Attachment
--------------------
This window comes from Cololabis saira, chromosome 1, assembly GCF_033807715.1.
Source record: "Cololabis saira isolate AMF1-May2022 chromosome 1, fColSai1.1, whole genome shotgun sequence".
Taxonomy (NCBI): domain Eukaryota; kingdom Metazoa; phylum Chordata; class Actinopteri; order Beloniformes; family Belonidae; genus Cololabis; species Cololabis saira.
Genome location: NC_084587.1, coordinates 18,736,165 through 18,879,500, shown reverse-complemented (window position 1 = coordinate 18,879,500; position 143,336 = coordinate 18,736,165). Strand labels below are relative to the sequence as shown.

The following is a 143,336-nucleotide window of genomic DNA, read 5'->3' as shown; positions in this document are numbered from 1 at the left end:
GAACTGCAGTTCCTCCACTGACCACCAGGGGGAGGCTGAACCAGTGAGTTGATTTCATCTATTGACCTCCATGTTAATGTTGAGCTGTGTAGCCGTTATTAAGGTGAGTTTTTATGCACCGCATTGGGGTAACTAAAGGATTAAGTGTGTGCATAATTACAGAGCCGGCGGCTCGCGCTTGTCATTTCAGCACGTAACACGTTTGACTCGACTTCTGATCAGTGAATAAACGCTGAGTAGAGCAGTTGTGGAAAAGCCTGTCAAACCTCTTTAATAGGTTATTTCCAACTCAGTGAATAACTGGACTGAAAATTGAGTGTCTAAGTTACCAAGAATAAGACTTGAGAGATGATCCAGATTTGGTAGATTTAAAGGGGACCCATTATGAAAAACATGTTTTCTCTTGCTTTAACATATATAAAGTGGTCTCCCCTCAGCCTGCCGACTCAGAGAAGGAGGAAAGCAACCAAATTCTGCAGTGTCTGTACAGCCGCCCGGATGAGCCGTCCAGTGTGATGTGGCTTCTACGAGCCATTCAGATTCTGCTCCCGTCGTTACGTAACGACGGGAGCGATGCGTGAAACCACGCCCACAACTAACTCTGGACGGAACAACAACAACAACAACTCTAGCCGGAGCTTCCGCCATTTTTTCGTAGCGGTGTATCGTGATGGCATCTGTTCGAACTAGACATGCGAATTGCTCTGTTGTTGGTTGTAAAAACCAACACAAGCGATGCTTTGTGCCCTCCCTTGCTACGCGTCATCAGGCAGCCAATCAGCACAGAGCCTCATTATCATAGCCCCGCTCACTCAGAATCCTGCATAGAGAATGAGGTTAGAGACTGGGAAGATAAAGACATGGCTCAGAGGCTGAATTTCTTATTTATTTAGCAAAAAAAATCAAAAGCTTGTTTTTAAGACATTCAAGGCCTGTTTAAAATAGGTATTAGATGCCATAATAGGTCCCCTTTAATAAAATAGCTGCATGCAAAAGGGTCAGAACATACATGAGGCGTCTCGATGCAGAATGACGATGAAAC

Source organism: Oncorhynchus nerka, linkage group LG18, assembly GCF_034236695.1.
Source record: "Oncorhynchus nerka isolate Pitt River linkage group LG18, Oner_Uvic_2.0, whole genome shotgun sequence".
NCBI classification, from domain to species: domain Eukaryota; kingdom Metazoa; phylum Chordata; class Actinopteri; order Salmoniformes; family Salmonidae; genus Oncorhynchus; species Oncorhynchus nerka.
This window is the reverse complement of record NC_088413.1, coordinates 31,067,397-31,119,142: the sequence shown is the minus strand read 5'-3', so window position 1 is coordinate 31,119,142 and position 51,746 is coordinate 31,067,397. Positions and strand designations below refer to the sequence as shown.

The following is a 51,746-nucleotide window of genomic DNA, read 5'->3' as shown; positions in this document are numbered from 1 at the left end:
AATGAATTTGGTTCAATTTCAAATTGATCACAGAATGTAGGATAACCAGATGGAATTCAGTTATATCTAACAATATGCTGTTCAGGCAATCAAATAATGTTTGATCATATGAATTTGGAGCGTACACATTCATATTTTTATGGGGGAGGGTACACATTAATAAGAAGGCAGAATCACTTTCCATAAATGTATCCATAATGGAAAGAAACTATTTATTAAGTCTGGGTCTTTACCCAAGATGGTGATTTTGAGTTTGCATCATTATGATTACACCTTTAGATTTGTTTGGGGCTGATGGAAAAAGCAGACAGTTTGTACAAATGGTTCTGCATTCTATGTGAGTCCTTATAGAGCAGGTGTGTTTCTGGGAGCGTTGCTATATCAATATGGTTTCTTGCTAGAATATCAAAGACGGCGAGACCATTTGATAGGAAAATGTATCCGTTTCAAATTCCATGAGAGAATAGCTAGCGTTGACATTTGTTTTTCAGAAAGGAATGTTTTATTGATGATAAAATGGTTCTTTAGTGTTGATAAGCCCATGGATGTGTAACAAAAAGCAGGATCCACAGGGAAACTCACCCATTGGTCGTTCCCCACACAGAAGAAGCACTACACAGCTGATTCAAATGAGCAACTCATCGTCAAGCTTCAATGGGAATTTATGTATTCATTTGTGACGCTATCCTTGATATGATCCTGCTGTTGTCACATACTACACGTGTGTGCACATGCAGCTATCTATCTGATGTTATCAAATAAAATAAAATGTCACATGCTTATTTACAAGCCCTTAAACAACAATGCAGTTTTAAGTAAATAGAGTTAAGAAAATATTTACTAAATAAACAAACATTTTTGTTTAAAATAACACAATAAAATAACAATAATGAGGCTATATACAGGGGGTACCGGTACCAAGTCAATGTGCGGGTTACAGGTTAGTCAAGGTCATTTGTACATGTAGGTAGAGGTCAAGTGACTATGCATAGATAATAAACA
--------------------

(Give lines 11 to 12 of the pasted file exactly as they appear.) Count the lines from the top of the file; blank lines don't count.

The following is a 51,746-nucleotide window of genomic DNA, read 5'->3' as shown; positions in this document are numbered from 1 at the left end:
AATGAATTTGGTTCAATTTCAAATTGATCACAGAATGTAGGATAACCAGATGGAATTCAGTTATATCTAACAATATGCTGTTCAGGCAATCAAATAATGTTTGATCATATGAATTTGGAGCGTACACATTCATATTTTTATGGGGGAGGGTACACATTAATAAGAAGGCAGAATCACTTTCCATAAATGTATCCATAATGGAAAGAAACTATTTATTAAGTCTGGGTCTTTACCCAAGATGGTGATTTTGAGTTTGCATCATTATGATTACACCTTTAGATTTGTTTGGGGCTGATGGAAAAAGCAGACAGTTTGTACAAATGGTTCTGCATTCTATGTGAGTCCTTATAGAGCAGGTGTGTTTCTGGGAGCGTTGCTATATCAATATGGTTTCTTGCTAGAATATCAAAGACGGCGAGACCATTTGATAGGAAAATGTATCCGTTTCAAATTCCATGAGAGAATAGCTAGCGTTGACATTTGTTTTTCAGAAAGGAATGTTTTATTGATGATAAAATGGTTCTTTAGTGTTGATAAGCCCATGGATGTGTAACAAAAAGCAGGATCCACAGGGAAACTCACCCATTGGTCGTTCCCCACACAGAAGAAGCACTACACAGCTGATTCAAATGAGCAACTCATCGTCAAGCTTCAATGGGAATTTATGTATTCATTTGTGACGCTATCCTTGATATGATCCTGCTGTTGTCACATACTACACGTGTGTGCACATGCAGCTATCTATCTGATGTTATCAAATAAAATAAAATGTCACATGCTTATTTACAAGCCCTTAAACAACAATGCAGTTTTAAGTAAATAGAGTTAAGAAAATATTTACTAAATAAACAAACATTTTTGTTTAAAATAACACAATAAAATAACAATAATGAGGCTATATACAGGGGGTACCGGTACCAAGTCAATGTGCGGGTTACAGGTTAGTCAAGGTCATTTGTACATGTAGGTAGAGGTCAAGTGACTATGCATAGATAATAAACA